It was the second offensive play in Central Cabarrus’ game at Concord two weeks ago when Vikings running back Kenny Purvis took a handoff from Hasaan Klugh and bolted straight up the middle for a 56-yard touchdown.In an almost mirror image, Rocky Reid ran straight up the middle for a 72-yard touchdown on Concord’s first play from scrimmage 24 seconds later, setting the tone for a wild offensive showing in which the teams would combine for 16 touchdowns in a 63-50 Spiders victory. Such is life for Cabarrus County’s elite teams over the last couple years. This season, teams including Concord, Central Cabarrus and Kannapolis’ A.L. Brown are scoring points at amazing rates, sometimes in the same games. What’s happening locally is part of an offensive trend among high school football teams across the state. In recent years, teams have been more likely than ever to win with massive point production rather than opt for a low-scoring, defense-dominated approach. This season, the Cabarrus County teams with the best records – Concord at 7-0, and Brown and Central Cabarrus both at 6-1 – are the teams scoring the most points. The Vikings average 51.5 points, the Spiders score at a rate of 40.7 points per game, and the Wonders have a 37 ppg average.Concord is the only team to defeat both Brown and Central Cabarrus. There are so many variables that it is impossible to objectively measure an offense’s efficiency and effectiveness. The quality of the opponent’s defense certainly plays a part. And a team’s own defense may surrender points at such a rate that it affords its offense more opportunities to score. Still, coaches agree that offense is different than it was years ago. “I think the offensive game is evolving,” Concord head coach Glen Padgett said. “Defenses nowadays, it’s a lot different because there are so many things offenses can do. They are so multiple and create tough situations for defenses.” Padgett said the South Piedmont 3A is represented by a wide array of offensive schemes. A.L. Brown, though in the MECKA 4A, runs versions of the Power I, the spread, and the wing-T. With their versatility and wide-open approach, high school offenses are emulating the college game which has developed a reputation over the last several years of yielding plenty of results that resemble basketball scores. Cabarrus County produces its share of outstanding teams, but not even its most recent state champions scored at a rate that some of this year’s teams are scoring. In 1997, A.L. Brown averaged 36 points per game, but it also shut out five opponents and held four more to a touchdown or less. Concord’s state championship teams in 2004 and 2006 averaged 33 points per game, while allowing opponents to score 29 points per game. The recent outbreak in scoring did not start this season. A.L. Brown has averaged over 40 points per game since head coach Mike Newsome took over the program in 2011. Last year, Central Cabarrus and Hickory Ridge both averaged over 40 points per game. Newsome has a theory of why high school teams are scoring more. He says high school coaches are putting their best players on offense, that youth program offenses are more sophisticated, and that skilled players receive pressure from parents to want to play offense. “Even a team that’s not very good, they’re playing their best athletes on offense and it leads to defenses not being that good,” Newsome said. “So more points are going to be scored.” To be fair, A.L. Brown and Concord have two of the stingiest defenses in the county, respectively yielding 19.7 and 23.4 points per game. But the team that has allowed the fewest points is Mount Pleasant (17.5 ppg.). The Tigers have held Concord and Central Cabarrus to half or better of their scoring averages. That team has won two of seven games this season. Padgett cautions that high-scoring teams could be only a fad. “Football is cyclical,” he said. “It’s like anything in life. Right now the fad is big scores and offenses and somewhere down the road it will change.” Joe Habina is a freelance writer. Have a story idea for Joe? Email him at firstname.lastname@example.org.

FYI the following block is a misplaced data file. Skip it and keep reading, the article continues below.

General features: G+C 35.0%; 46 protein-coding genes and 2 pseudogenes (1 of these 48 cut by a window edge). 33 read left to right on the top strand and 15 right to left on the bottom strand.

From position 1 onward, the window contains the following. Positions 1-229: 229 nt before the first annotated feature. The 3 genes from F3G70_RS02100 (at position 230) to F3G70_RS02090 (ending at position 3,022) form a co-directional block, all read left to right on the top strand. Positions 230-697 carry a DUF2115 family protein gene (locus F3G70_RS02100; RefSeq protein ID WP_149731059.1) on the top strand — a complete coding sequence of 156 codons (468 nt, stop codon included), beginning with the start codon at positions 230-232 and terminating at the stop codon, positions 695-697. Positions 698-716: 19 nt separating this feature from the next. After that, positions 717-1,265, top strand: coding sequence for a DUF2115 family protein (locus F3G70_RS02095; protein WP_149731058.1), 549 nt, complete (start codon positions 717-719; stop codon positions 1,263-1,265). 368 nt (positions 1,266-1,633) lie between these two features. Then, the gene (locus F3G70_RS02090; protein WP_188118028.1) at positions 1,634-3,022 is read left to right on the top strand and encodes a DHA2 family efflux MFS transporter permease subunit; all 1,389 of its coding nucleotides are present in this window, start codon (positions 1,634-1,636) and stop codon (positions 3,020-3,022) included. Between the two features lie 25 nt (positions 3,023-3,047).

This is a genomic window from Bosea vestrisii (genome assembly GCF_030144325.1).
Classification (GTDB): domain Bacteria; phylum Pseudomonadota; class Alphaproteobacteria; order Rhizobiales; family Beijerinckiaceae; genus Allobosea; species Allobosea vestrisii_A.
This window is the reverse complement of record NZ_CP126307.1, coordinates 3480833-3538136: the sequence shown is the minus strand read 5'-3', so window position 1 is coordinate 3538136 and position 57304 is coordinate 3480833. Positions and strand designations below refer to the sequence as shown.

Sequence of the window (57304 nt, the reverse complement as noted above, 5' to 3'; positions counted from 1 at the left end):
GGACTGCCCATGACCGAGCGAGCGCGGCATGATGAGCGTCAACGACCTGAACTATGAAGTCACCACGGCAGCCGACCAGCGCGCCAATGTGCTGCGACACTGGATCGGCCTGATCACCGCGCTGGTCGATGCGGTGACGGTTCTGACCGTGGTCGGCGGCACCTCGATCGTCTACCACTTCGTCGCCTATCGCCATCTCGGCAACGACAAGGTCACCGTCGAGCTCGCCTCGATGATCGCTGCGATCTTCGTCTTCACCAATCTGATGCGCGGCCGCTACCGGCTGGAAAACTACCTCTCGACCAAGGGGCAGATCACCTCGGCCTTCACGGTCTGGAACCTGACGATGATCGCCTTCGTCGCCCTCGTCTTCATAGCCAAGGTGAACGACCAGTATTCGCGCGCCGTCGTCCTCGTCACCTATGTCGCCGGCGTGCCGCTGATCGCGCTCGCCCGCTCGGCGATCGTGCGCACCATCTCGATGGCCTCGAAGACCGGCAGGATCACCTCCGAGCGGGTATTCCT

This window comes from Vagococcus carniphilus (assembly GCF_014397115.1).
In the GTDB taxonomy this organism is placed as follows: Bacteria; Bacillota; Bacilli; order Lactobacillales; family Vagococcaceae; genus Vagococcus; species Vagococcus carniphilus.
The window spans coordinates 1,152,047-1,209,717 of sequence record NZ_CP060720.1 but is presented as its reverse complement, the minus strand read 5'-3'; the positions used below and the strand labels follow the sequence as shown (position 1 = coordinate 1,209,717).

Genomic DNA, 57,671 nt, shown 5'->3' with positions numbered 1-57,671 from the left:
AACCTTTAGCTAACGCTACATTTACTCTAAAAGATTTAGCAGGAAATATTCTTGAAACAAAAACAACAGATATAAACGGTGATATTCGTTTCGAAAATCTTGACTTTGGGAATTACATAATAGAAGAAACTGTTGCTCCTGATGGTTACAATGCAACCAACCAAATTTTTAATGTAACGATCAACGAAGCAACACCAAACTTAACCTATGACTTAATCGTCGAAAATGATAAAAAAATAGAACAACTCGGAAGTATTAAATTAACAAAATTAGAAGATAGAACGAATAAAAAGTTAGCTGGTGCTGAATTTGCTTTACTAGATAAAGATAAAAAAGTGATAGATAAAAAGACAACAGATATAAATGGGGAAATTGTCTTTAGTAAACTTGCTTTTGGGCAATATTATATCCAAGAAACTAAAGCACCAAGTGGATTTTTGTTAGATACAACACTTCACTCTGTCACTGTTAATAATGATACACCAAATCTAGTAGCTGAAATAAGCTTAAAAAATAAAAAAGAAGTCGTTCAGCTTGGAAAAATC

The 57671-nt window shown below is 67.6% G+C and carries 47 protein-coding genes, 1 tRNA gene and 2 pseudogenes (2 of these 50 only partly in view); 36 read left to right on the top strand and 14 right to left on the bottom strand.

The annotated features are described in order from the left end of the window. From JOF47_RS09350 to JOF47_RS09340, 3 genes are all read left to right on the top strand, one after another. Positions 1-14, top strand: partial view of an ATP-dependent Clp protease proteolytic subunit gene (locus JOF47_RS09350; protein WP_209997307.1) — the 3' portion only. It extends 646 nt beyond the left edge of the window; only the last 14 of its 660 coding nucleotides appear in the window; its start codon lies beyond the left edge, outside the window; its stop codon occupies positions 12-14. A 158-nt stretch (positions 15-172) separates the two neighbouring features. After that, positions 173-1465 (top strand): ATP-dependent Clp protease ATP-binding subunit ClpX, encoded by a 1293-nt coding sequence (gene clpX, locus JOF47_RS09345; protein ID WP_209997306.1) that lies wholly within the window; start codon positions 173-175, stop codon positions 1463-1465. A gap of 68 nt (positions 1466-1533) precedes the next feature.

Monday, Oct. 21, 2013
Putting up some big numbers
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